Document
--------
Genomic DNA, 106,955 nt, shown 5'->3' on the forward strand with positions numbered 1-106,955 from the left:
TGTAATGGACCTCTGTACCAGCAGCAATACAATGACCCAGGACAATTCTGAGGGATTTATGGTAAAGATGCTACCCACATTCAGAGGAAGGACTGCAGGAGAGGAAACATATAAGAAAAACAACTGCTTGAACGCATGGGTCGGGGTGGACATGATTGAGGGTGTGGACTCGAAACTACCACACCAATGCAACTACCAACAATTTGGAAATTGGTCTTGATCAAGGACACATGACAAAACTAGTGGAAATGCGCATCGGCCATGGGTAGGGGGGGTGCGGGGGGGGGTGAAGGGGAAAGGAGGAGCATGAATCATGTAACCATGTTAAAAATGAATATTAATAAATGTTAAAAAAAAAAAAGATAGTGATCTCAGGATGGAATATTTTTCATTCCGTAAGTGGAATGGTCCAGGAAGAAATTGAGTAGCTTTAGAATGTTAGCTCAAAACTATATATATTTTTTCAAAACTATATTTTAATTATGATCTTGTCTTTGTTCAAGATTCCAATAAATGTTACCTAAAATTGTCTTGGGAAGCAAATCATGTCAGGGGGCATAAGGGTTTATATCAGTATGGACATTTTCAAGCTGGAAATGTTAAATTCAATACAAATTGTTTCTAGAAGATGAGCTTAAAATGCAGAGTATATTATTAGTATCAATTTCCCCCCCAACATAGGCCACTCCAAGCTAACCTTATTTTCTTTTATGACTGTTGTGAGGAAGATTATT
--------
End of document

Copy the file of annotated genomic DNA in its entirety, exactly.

Genomic DNA, 106,955 nt, shown 5'->3' on the forward strand with positions numbered 1-106,955 from the left:
TGTAATGGACCTCTGTACCAGCAGCAATACAATGACCCAGGACAATTCTGAGGGATTTATGGTAAAGATGCTACCCACATTCAGAGGAAGGACTGCAGGAGAGGAAACATATAAGAAAAACAACTGCTTGAACGCATGGGTCGGGGTGGACATGATTGAGGGTGTGGACTCGAAACTACCACACCAATGCAACTACCAACAATTTGGAAATTGGTCTTGATCAAGGACACATGACAAAACTAGTGGAAATGCGCATCGGCCATGGGTAGGGGGGGTGCGGGGGGGGGTGAAGGGGAAAGGAGGAGCATGAATCATGTAACCATGTTAAAAATGAATATTAATAAATGTTAAAAAAAAAAAAGATAGTGATCTCAGGATGGAATATTTTTCATTCCGTAAGTGGAATGGTCCAGGAAGAAATTGAGTAGCTTTAGAATGTTAGCTCAAAACTATATATATTTTTTCAAAACTATATTTTAATTATGATCTTGTCTTTGTTCAAGATTCCAATAAATGTTACCTAAAATTGTCTTGGGAAGCAAATCATGTCAGGGGGCATAAGGGTTTATATCAGTATGGACATTTTCAAGCTGGAAATGTTAAATTCAATACAAATTGTTTCTAGAAGATGAGCTTAAAATGCAGAGTATATTATTAGTATCAATTTCCCCCCCAACATAGGCCACTCCAAGCTAACCTTATTTTCTTTTATGACTGTTGTGAGGAAGATTATT